To Rivero, Cuenca offers plenty of opportunities to photograph this mix of Latin American modern and traditional. In order to do this, he knew he would have to get to know the Cuenca ambiente and its people. This would require time, a month at minimum. So, like all talented and industrious maestros, Rivero threw himself into the culture in this city. While producing his own photographs of Cuenca, he decided to create a documental photography workshop geared toward Cuencanos; his hope was that the students would continue to document this city and their own perspectives.
Rivero contacted the Municipio de Cuenca, Prohibido Centro Cultural, the Foto Club Cuenca and Alianza Francesa, Cuenca and proposed he teach this course during the month of April. The final photography exhibition of the students’ work would be the Quinta Bolivar. He received support from these cultural institutions, and the workshop became a reality.
April 1st Rivero gave his first of four photography theory classes at the Prohibido Centro Cultural, and later at Alianza Francesa, to approximately 20 beginner to professional photography students from Cuenca and Biblian. On the first day, students told why they wanted to participate in the workshop; they each outlined their anticipated themes for the final exhibit. The group set up backdrops in public spaces – Parque Calderón, Feria Libre, Parque de la Madre – to take pictures of the“ciudadanias” who occupy these spaces. Along the way, Rivero encouraged students’ strengths and corrected their desafios–their mistakes. He also photographed on average 10 hours per day when not teaching.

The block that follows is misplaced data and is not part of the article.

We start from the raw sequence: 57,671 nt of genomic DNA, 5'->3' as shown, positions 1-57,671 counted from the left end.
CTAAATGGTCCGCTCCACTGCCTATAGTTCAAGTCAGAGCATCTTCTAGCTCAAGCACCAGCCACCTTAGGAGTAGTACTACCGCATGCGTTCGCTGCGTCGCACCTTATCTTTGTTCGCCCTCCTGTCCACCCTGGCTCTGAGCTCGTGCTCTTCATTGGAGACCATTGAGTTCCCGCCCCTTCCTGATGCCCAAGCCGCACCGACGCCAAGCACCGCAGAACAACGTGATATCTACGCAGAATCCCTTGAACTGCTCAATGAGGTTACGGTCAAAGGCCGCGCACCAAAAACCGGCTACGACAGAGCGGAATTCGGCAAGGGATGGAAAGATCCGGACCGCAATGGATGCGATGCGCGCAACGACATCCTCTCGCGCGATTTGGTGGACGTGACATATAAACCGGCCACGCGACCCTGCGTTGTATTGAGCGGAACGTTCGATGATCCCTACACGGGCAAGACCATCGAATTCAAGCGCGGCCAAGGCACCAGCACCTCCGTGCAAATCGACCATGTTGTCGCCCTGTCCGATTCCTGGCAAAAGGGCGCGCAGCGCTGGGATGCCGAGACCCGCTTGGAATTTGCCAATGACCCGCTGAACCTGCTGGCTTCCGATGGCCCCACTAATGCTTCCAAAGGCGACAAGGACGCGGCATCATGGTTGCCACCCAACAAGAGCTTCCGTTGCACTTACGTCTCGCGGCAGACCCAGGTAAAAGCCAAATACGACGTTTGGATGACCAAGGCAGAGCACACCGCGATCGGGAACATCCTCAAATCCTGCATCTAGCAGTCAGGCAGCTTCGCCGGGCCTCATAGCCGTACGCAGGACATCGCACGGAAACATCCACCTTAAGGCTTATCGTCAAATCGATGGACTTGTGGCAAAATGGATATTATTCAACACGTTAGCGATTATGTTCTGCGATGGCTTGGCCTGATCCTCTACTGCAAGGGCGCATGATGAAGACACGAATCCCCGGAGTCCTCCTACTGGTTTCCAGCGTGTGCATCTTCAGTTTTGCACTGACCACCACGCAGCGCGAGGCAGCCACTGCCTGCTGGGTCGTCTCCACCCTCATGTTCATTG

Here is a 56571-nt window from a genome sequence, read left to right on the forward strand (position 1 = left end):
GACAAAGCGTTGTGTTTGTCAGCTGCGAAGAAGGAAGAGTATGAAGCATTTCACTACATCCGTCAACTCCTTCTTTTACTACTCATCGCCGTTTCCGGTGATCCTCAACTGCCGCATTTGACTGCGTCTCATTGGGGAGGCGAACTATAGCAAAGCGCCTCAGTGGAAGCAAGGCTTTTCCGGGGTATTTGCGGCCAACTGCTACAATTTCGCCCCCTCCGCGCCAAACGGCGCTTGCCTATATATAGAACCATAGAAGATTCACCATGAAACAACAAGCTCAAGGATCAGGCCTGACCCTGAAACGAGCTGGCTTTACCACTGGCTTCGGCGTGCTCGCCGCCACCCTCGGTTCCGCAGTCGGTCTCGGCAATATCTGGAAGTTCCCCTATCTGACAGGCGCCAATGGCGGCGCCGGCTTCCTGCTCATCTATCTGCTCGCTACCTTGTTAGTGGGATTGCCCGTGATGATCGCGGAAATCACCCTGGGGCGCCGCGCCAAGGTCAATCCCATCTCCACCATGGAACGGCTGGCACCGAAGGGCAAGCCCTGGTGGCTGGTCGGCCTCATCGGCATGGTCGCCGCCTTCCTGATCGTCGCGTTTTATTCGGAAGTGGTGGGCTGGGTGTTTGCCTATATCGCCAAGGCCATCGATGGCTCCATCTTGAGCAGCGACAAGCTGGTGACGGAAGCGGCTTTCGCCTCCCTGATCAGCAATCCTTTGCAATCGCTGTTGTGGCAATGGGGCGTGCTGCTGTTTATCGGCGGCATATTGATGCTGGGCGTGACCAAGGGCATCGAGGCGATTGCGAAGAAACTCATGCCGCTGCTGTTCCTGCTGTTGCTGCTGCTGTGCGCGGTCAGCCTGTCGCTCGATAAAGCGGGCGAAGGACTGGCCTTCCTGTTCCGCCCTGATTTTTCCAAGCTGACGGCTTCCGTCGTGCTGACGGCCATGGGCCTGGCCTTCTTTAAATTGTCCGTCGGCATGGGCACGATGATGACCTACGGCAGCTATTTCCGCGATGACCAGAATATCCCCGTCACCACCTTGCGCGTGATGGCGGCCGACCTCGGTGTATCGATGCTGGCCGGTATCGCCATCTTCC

Students gave an equal amount of energy to the course. They showed up in the rain to practice portraiture in the Feria Libre and spent hours mounting their pictures for the exhibit. There was a chispa– a spark- of excitement amongst teacher and students alike. All this hard work culminated in the group’s April 27 exhibit opening at the Quinta Bolivar which closed last week.
All students, like Alejandra Fernandez, produced 3 photographs to display. One Fernandez’s photos depicted the animal rights group, Patitas Callejeras, that she volunteers with in Biblian. Pedro Ramos B. focused on street life of Cuenca.
By the end of April a clear admiration and wealth of knowledge developed between Jerónimo and all participants. At the exhibit, Rivero shared that he wanted to
see a Latin America where national and local governments as well as the citizens of each country valued, supported and produced their own art. Photography here is a representation of Latin America people and culture. He left Cuenca with a lot of hope that this creative movement will continue in the city; he left with echoes of appreciation from his students’ and the cultural institutions. Filippo Feludi Serroty, director of the Prohibido Centro Cultural, was a workshop student of Jerónimo’s. Filippo says he learned not only technical aspects of photography; he also learned…
“…how to better value our culture, to demonstrate it in a way that shows the changes that we. Seeing it everyday, we take it for granted. Our teacher made me see the world through a different lens. Mil gracias, brother, Jerónimo.”